, Leeds United – Italian journalist in Twitter spat

Leeds United – Italian journalist in Twitter spat

What is it with Leeds United and Twitter?

If it isn’t fans sending it into a frothingly-rabid frenzy as a mass sicknote is suspiciously handed in by six players before a game then it’s said players offering to settle a score with fans up at Thorp Arch. Leeds can now add another notch to its Twitter bedpost after the following Twitter status from Italian journalist Emanuele Giulianelli in response to ‘abuse’ he was getting from Leeds United fans over Twitter.

Now, one thing that you never accuse Leeds fans of is their loyalty to the club; it’s a bit like wedging a firework up your jacksie, lighting the blue touch paper and not expecting some form of reaction and highly likely severe rectal disfunction. Well, you can safely say that the blue touch paper was lit and the firework has definitely exploded; just not sure about the state of the prolapses that have followed. One thing I am sure of though, Leeds fans are not happy.

Take this guy who works providing stats for the club website, in addition to being a published author, and is the Steven Hawking of Leeds United stats…he’s not happy

https://twitter.com/lufcstats/status/592382819973898241

A suitably sarky response

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This is even more suitably sarky a response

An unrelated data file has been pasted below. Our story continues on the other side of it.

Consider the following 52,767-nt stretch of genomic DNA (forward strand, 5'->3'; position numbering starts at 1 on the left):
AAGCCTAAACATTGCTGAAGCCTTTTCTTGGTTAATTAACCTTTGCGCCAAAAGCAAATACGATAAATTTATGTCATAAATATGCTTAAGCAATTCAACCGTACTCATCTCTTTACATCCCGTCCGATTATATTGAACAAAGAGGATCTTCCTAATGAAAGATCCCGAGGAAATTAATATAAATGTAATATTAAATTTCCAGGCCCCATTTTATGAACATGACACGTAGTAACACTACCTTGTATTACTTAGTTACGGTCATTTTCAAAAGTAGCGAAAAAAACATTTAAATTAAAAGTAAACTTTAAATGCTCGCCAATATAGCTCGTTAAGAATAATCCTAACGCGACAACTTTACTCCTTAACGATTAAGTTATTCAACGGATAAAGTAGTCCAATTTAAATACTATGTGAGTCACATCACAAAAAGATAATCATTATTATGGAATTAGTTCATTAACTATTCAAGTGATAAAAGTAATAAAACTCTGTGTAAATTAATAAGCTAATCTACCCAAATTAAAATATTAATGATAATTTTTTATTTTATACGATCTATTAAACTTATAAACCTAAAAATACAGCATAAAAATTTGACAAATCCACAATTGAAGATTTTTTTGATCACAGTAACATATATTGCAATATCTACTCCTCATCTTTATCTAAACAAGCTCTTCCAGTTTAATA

Now, there’s a phrase that I love that has a particular relevance here, especially more so with the lighter of this Twitter blue touch paper being Italian – ‘Crossing the Rubicon’. What this means is reaching or going past a point of no return. The Rubicon was a river that divided Rome from it’s provinces – to cross it with an army was a crime punishable by death. Julius Caeser crossed the Rubicon at the head of a Roman legion and marched on Rome, causing the Senate to flee and resulting in Caeser being eventually crowned dictator of Rome and led to the creation of the Roman Empire which lasted over 500 years.

History lesson over, now return to your desks. Emanuele Giulianelli crossed his own Rubicon in becoming the sole arbiter of what constitutes a Leeds United fan.

In the famous words of Caeser after he crossed his own Rubicon, alea iacta est” (the die is cast), the fallout from this might get messy.

 

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